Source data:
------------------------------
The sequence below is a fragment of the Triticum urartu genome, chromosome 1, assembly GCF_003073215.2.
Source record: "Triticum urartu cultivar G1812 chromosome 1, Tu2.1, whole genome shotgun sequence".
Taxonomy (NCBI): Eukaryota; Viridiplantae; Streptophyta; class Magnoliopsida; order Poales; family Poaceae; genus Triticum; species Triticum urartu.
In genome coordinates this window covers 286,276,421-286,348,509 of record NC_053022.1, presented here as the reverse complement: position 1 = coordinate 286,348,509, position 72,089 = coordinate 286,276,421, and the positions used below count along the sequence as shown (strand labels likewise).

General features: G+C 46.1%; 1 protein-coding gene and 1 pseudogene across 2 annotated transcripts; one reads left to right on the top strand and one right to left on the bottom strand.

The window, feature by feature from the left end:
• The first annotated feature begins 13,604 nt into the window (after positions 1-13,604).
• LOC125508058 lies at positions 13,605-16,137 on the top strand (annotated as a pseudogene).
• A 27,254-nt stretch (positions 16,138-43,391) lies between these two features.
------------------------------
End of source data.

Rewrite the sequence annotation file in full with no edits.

The sequence below is a fragment of the Triticum urartu genome, chromosome 1, assembly GCF_003073215.2.
Source record: "Triticum urartu cultivar G1812 chromosome 1, Tu2.1, whole genome shotgun sequence".
Taxonomy (NCBI): Eukaryota; Viridiplantae; Streptophyta; class Magnoliopsida; order Poales; family Poaceae; genus Triticum; species Triticum urartu.
In genome coordinates this window covers 286,276,421-286,348,509 of record NC_053022.1, presented here as the reverse complement: position 1 = coordinate 286,348,509, position 72,089 = coordinate 286,276,421, and the positions used below count along the sequence as shown (strand labels likewise).

General features: G+C 46.1%; 1 protein-coding gene and 1 pseudogene across 2 annotated transcripts; one reads left to right on the top strand and one right to left on the bottom strand.

The window, feature by feature from the left end:
• The first annotated feature begins 13,604 nt into the window (after positions 1-13,604).
• LOC125508058 lies at positions 13,605-16,137 on the top strand (annotated as a pseudogene).
• A 27,254-nt stretch (positions 16,138-43,391) lies between these two features.